that relationship that you thought would last forever has
come to an end. That super-comfortable pair of shoes
is now in the trash. Your favorite coffee mug fell
to the floor last week and broke into a hundred
pieces. You thought you'd be doing the same job for
the next thirty years, but the company just went
bankrupt. Things happen, things pass, and time and
life move on. These are facts, yet somehow these
completely objective facts of life make us feel pain.
lasts forever--we learn that at a very early age.
Somehow, though, when we become attached to things we
start to believe that those things will be around
forever. And when they end up not being so, it's our
attachment that makes us feel hurt--we've fooled ourselves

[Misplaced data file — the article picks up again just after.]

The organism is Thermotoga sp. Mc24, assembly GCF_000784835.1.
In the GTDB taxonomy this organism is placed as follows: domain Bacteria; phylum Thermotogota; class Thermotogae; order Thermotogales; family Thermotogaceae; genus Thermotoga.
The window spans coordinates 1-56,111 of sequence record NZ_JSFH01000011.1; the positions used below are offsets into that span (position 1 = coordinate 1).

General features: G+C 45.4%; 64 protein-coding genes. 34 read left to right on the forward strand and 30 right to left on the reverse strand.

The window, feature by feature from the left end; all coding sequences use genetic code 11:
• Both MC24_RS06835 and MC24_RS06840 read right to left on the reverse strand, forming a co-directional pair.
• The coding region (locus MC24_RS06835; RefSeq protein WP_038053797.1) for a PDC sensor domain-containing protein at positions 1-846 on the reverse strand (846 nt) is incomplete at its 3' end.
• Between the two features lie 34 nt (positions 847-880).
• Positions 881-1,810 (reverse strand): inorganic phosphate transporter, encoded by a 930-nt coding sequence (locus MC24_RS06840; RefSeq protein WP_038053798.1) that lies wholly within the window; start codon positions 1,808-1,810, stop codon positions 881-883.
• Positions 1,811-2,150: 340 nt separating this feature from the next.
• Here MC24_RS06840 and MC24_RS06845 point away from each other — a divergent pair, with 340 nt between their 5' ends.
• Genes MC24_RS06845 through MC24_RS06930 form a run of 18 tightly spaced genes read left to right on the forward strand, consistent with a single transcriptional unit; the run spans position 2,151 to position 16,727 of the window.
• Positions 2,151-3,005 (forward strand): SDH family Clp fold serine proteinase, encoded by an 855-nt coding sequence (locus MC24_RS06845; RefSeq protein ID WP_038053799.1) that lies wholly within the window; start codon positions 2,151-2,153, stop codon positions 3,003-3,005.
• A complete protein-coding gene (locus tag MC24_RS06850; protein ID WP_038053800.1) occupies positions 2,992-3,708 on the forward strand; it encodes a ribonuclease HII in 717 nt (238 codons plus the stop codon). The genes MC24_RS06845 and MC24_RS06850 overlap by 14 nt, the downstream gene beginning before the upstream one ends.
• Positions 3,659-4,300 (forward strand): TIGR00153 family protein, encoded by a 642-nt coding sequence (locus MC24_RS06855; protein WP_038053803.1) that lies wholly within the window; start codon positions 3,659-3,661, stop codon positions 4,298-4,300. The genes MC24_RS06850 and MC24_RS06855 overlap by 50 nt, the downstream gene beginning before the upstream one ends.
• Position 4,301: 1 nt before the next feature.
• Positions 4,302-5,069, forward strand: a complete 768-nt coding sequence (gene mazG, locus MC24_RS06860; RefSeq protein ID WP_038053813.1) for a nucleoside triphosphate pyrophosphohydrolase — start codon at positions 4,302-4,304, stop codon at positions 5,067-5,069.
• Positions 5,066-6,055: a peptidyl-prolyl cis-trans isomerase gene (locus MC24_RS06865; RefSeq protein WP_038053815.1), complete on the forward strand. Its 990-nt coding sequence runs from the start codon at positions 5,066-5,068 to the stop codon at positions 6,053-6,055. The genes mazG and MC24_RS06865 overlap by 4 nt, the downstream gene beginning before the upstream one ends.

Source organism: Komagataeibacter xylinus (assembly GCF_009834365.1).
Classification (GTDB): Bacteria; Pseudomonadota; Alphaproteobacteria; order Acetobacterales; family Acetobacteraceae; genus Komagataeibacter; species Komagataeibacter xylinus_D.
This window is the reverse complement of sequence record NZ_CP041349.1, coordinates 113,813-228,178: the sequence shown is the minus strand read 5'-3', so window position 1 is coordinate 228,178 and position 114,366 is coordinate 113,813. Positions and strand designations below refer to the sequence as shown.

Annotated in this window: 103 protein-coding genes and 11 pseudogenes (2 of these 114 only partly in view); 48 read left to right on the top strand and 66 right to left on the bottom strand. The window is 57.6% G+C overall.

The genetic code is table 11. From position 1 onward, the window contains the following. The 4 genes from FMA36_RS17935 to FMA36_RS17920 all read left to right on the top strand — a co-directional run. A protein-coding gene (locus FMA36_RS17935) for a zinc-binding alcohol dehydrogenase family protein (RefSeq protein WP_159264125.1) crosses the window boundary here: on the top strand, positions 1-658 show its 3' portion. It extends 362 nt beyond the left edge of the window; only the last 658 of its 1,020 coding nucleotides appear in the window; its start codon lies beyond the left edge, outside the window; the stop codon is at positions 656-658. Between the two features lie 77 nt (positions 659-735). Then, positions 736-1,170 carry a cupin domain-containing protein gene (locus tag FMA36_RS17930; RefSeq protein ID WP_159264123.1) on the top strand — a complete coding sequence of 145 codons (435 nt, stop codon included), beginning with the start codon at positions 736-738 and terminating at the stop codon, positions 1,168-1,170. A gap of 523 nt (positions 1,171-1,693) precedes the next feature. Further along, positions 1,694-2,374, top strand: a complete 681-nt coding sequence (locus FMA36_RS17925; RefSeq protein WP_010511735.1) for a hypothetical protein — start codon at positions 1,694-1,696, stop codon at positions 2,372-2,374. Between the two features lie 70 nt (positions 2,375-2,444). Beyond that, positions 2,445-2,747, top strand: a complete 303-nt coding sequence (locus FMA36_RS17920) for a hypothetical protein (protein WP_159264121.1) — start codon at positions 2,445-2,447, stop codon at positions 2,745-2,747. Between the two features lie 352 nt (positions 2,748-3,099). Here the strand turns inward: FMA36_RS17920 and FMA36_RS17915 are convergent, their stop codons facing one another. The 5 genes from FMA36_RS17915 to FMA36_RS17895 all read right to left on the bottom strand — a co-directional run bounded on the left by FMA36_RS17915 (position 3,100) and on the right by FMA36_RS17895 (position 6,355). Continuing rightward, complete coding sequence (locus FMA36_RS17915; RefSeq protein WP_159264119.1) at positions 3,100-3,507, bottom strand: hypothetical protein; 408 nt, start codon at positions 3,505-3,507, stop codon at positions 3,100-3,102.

into thinking that we wouldn't lose something, yet that
very thing is now gone.
much of our hurt in life comes because of our own
perspective--because of the way that we see certain things
and the ways that we make ourselves believe about
them. If I know that one day I'll lose something I
may feel the hurt of loss, but I won't suffer the pain of
a broken attachment. It simply takes a more
practical and realistic view of the world--things come to
an end, no matter how much we like or love them, and it's
important that we allow those things to end. And
then we can move on with our own lives.
nothing wrong with mourning a loss. But the pain is
magnified immensely when we've allowed ourselves to
believe that a loss will not happen--nothing is permanent,
not even our own stay on this planet, and we're doing
ourselves a great disservice when we fool ourselves that
something will be around forever.